Nydegger and Richards  proposed three possible strategies for designing around an existing
Reduce the number of elements
in the claims to satisfy the full elements rule.
Use the method of substitution
to make the accused subject matter different from the techniques disclosed in
the claims to prevent literal infringements.
Substantially change one of the
constitutive requirements of way/function/result to prevent infringements
according to the doctrine of equivalents.
These designing around methods provide a
good guideline for avoiding patent infringement. Note that each of the methods
described above presents a new design problem to be solved. Innovative design
methodologies are still needed to generate real engineering solutions for the
new design problems.
1.2 Purpose of this research
research proposes a patent-based design process by systematically integrating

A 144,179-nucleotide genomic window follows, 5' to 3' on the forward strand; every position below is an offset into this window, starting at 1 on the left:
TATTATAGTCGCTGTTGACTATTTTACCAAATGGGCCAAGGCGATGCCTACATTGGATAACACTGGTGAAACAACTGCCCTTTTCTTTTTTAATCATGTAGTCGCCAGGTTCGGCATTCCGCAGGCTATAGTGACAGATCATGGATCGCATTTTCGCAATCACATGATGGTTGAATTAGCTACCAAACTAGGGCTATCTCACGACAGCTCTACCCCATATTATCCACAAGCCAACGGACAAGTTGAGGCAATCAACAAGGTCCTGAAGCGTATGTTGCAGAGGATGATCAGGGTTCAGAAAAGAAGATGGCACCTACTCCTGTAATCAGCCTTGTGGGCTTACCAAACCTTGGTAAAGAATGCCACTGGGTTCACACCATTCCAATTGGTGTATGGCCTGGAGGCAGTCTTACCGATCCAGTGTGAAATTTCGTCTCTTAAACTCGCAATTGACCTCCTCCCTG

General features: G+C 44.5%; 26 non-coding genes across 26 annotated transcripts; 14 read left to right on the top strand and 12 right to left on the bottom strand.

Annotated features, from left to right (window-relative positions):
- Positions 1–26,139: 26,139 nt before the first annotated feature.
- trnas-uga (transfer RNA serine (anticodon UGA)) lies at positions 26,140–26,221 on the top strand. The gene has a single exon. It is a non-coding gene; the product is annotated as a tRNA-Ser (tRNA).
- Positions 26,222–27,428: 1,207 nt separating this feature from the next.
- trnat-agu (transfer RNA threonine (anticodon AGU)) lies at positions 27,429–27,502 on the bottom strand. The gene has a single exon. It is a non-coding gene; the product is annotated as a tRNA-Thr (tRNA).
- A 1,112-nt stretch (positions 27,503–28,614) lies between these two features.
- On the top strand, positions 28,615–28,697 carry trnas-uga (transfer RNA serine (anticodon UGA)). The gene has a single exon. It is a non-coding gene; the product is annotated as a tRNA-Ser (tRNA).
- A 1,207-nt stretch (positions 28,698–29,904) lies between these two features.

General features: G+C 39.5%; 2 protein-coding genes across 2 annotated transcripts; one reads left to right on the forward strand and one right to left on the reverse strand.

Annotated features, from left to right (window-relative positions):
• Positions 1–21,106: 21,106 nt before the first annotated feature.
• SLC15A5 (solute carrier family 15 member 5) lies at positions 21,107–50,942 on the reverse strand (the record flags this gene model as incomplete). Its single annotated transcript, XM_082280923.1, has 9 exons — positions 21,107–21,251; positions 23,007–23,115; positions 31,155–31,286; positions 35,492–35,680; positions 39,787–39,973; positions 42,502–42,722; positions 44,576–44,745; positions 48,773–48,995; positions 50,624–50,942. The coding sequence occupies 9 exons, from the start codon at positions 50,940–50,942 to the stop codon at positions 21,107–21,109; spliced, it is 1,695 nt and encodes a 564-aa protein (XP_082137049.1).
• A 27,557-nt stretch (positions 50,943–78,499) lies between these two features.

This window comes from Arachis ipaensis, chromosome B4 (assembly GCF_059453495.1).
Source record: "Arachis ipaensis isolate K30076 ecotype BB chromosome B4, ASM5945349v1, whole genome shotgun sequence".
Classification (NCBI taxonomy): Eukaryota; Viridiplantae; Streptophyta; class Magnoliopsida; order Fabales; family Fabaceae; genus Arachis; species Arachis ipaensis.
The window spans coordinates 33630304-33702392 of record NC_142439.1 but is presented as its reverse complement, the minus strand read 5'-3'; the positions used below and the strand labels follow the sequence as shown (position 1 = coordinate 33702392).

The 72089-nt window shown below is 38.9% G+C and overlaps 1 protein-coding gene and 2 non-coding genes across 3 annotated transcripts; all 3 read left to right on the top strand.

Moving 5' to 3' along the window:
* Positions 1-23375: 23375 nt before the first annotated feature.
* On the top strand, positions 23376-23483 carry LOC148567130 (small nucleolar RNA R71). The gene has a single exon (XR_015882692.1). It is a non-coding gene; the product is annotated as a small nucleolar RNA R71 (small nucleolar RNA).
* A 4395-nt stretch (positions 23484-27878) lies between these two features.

patent information, the rules of patent infringement judgement, strategies of designing around patents, and the innovation
design methodology. The
purpose of this design process is to assist enterprises to enhance the
efficiency of product development, lower the possibility of patent infringements,
and increase the patentability of results of innovation.
on the discussion in the previous section, we hope to achieve 4 goals with this
utilize patent information in the design process.
how patent infringement can be avoided before working on generating a new
a new design based on designing around existing patents.